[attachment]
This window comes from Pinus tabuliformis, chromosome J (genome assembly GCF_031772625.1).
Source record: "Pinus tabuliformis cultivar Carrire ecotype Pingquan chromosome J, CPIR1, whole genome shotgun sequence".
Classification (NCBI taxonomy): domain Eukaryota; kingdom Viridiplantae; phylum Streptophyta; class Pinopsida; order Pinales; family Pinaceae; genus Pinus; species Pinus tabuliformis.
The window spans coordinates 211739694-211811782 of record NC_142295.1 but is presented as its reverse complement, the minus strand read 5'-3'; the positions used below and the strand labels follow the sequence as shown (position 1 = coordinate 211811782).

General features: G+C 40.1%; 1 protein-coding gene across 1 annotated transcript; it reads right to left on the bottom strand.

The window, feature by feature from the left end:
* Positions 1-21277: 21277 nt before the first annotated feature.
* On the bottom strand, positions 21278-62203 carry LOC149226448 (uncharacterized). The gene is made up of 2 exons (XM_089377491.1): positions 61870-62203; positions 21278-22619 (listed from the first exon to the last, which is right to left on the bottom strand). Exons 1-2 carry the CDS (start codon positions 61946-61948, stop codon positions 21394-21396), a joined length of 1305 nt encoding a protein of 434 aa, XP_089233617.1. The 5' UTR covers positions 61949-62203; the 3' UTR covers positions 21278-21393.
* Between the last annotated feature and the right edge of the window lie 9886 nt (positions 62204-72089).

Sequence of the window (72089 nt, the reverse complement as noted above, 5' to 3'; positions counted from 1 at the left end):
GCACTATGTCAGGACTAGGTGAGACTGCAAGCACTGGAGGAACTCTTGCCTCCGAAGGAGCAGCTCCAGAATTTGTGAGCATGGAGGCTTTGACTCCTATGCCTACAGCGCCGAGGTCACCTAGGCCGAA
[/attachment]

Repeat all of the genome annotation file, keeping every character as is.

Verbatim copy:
This window comes from Pinus tabuliformis, chromosome J (genome assembly GCF_031772625.1).
Source record: "Pinus tabuliformis cultivar Carrire ecotype Pingquan chromosome J, CPIR1, whole genome shotgun sequence".
Classification (NCBI taxonomy): domain Eukaryota; kingdom Viridiplantae; phylum Streptophyta; class Pinopsida; order Pinales; family Pinaceae; genus Pinus; species Pinus tabuliformis.
The window spans coordinates 211739694-211811782 of record NC_142295.1 but is presented as its reverse complement, the minus strand read 5'-3'; the positions used below and the strand labels follow the sequence as shown (position 1 = coordinate 211811782).

General features: G+C 40.1%; 1 protein-coding gene across 1 annotated transcript; it reads right to left on the bottom strand.

The window, feature by feature from the left end:
* Positions 1-21277: 21277 nt before the first annotated feature.
* On the bottom strand, positions 21278-62203 carry LOC149226448 (uncharacterized). The gene is made up of 2 exons (XM_089377491.1): positions 61870-62203; positions 21278-22619 (listed from the first exon to the last, which is right to left on the bottom strand). Exons 1-2 carry the CDS (start codon positions 61946-61948, stop codon positions 21394-21396), a joined length of 1305 nt encoding a protein of 434 aa, XP_089233617.1. The 5' UTR covers positions 61949-62203; the 3' UTR covers positions 21278-21393.
* Between the last annotated feature and the right edge of the window lie 9886 nt (positions 62204-72089).

Sequence of the window (72089 nt, the reverse complement as noted above, 5' to 3'; positions counted from 1 at the left end):
GCACTATGTCAGGACTAGGTGAGACTGCAAGCACTGGAGGAACTCTTGCCTCCGAAGGAGCAGCTCCAGAATTTGTGAGCATGGAGGCTTTGACTCCTATGCCTACAGCGCCGAGGTCACCTAGGCCGAA